Brown had already been seeking to revive co-ops in the local area, and thought that McInroy’s proposal dovetailed nicely with his own. The government here could spend more of its money locally and, in theory, support worker-owned businesses to supply everything from butter for cafeterias to pencils for schools. “Let the citizens provide the services for themselves,” McInroy told me.

Using a law introduced in 2012, officials in Preston began picking contractors that promised more than just financial value. Local companies are, for example, able to compete for construction contracts by providing training to local apprentices, or by offering a smaller carbon footprint through employing tradesmen who don’t have to travel far. The council teamed up with five other institutions, including the police and the local university, to split big procurement contracts—in one case, Brown told me, a £1.6 million catering contract was broken up into smaller ones, to advantage local farmers.

Over time, spending began to shift. The institutions that signed up increased how much they spent in Preston from £38 million in 2012–13 to £112 million in 2016-17. In the same period, spending in the wider district of Lancashire increased from £289 million to £489 million, and the Preston council doubled the proportion of the money it spent locally to 28 percent, despite a shrinking overall pool of funds.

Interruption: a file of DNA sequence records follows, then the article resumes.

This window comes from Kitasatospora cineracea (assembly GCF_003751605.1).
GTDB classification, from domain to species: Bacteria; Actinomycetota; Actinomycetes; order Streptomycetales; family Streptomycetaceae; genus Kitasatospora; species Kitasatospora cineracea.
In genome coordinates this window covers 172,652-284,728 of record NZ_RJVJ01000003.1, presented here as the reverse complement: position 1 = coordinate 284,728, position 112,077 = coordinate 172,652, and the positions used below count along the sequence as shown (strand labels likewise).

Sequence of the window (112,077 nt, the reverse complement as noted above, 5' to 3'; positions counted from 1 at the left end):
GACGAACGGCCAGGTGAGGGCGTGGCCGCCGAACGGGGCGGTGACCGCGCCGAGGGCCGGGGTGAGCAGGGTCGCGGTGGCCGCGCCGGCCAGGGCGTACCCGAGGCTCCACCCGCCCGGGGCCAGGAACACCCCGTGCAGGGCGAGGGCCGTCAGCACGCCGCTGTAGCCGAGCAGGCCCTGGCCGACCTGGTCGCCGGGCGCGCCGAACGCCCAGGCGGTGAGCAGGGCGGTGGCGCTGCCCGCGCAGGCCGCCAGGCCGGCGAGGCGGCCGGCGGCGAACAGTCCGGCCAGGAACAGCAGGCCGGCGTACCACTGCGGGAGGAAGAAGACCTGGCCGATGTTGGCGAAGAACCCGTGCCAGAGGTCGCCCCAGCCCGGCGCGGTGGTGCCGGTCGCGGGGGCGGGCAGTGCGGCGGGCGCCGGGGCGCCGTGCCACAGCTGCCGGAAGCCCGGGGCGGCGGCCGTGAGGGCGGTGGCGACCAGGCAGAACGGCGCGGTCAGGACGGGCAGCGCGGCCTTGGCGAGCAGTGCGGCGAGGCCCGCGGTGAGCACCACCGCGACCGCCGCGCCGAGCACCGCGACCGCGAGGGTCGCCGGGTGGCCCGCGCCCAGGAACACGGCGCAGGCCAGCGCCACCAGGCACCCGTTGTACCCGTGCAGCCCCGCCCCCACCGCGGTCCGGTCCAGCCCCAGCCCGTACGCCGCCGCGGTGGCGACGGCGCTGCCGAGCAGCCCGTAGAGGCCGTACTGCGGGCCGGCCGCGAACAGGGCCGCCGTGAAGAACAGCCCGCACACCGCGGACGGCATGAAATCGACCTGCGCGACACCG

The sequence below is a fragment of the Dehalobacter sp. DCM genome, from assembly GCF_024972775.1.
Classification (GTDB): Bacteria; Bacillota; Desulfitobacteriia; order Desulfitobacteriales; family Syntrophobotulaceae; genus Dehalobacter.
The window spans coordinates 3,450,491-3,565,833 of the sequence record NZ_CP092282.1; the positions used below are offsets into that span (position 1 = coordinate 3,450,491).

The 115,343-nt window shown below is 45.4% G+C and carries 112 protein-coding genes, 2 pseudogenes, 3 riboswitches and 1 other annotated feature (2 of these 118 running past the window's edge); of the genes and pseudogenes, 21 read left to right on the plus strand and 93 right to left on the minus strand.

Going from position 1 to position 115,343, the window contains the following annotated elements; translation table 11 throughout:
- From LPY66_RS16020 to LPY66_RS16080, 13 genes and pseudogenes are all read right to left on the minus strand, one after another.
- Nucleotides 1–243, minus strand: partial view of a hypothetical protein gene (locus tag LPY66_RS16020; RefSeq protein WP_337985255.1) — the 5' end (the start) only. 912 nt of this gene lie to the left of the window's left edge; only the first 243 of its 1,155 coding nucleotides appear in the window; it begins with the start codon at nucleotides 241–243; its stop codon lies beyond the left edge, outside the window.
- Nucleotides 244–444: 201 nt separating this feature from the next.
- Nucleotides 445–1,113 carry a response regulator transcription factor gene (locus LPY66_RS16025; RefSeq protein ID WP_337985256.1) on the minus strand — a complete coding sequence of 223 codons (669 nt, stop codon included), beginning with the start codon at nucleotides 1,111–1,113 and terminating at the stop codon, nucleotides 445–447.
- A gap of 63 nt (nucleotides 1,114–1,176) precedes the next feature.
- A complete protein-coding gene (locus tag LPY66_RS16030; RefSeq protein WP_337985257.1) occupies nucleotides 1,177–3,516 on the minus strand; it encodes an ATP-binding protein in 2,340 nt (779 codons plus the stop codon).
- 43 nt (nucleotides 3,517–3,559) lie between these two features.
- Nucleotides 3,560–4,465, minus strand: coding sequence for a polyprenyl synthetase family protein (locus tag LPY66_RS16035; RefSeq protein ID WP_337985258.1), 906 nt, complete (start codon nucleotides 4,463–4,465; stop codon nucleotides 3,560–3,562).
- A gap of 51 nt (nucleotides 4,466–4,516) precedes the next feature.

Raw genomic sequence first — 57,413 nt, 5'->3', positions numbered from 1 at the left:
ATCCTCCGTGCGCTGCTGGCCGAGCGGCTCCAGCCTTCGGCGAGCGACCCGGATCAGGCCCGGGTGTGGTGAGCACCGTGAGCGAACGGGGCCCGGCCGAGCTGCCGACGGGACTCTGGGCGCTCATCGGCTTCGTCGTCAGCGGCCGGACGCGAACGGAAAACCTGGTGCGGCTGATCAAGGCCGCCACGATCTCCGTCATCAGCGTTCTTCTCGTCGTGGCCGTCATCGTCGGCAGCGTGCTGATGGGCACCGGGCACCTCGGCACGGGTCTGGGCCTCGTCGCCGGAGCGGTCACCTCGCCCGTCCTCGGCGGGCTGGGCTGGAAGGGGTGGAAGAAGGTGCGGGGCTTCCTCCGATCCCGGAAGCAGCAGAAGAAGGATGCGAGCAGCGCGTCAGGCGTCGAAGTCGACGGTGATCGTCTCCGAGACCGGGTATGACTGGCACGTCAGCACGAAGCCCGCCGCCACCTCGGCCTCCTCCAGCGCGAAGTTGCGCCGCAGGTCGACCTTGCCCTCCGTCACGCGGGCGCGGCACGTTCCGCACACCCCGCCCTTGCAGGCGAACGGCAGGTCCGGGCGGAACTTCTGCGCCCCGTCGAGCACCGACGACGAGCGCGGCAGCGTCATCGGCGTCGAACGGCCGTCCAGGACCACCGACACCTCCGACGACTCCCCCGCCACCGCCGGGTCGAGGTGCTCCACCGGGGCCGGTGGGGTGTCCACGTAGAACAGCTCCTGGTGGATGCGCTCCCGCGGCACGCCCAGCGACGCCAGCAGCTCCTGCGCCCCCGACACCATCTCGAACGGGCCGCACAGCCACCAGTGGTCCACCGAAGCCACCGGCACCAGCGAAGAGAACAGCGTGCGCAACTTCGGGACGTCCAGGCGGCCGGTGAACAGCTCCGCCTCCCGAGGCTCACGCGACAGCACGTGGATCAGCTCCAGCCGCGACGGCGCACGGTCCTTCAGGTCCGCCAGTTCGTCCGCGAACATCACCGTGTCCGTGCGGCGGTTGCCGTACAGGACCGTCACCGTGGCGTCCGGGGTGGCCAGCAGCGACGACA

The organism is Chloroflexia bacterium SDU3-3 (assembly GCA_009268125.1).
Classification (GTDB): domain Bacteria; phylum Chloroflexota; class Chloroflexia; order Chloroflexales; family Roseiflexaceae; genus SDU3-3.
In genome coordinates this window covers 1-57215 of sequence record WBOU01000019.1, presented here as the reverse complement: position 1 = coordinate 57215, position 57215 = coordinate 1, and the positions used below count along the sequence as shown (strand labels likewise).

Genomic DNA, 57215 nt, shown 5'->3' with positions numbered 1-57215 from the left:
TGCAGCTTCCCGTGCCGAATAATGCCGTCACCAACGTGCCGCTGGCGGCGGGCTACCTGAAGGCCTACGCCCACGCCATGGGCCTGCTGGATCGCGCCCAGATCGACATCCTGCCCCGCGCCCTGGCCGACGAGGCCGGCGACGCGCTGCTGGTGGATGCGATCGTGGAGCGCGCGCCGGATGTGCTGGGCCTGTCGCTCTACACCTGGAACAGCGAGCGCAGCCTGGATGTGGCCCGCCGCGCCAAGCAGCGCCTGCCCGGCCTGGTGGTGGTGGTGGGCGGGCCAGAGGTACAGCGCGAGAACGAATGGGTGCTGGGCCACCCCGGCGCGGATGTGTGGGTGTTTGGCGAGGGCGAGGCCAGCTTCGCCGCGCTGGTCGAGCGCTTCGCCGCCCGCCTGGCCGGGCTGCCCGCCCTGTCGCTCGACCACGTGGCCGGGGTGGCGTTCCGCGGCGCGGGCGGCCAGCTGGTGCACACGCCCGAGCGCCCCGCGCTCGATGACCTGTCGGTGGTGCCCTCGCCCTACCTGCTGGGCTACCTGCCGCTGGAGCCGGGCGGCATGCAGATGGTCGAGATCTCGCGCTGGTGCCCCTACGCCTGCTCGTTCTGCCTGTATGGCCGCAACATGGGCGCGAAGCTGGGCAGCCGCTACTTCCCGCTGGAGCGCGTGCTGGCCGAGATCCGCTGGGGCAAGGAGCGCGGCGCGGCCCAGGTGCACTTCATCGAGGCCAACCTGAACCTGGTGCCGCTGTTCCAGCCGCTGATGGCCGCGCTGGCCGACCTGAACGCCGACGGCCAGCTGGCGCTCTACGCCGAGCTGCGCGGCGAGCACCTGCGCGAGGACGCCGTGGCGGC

As the city has sought to ramp up local spending further, it has come up against the limits of the area’s economy. Officials have embarked on the long process of developing co-ops, in which workers own a business, to try to address that issue.

In February, the first co-op to be established since the authorities began refocusing spending opened in Preston’s city center. The Larder sells food made from ingredients sourced locally and teaches people in disadvantaged areas of the city to make their own healthy meals. The café is the culmination of five years of hard work for its founder, Kay Johnson, and while winning catering contracts with local businesses has proved tricky, she and others here hope that the Larder’s efforts will be emulated. “We’re trying to develop a system where small farmers and producers can sell directly to organizations,” Johnson says. “It sounds like it’s not that difficult, but it is.”